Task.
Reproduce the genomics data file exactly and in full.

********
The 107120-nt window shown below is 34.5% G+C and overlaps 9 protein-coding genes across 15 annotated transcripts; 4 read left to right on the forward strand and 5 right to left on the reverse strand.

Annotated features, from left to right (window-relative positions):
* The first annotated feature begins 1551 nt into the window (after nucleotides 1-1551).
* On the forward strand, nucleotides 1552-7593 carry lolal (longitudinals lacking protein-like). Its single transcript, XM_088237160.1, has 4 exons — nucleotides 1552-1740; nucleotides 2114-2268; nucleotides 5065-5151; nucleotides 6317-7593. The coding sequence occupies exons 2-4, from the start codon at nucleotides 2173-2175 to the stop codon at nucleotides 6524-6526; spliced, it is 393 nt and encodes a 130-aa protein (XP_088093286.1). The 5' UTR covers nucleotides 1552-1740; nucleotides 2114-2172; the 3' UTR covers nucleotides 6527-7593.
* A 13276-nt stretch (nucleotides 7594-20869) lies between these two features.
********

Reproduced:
The 107120-nt window shown below is 34.5% G+C and overlaps 9 protein-coding genes across 15 annotated transcripts; 4 read left to right on the forward strand and 5 right to left on the reverse strand.

Annotated features, from left to right (window-relative positions):
* The first annotated feature begins 1551 nt into the window (after nucleotides 1-1551).
* On the forward strand, nucleotides 1552-7593 carry lolal (longitudinals lacking protein-like). Its single transcript, XM_088237160.1, has 4 exons — nucleotides 1552-1740; nucleotides 2114-2268; nucleotides 5065-5151; nucleotides 6317-7593. The coding sequence occupies exons 2-4, from the start codon at nucleotides 2173-2175 to the stop codon at nucleotides 6524-6526; spliced, it is 393 nt and encodes a 130-aa protein (XP_088093286.1). The 5' UTR covers nucleotides 1552-1740; nucleotides 2114-2172; the 3' UTR covers nucleotides 6527-7593.
* A 13276-nt stretch (nucleotides 7594-20869) lies between these two features.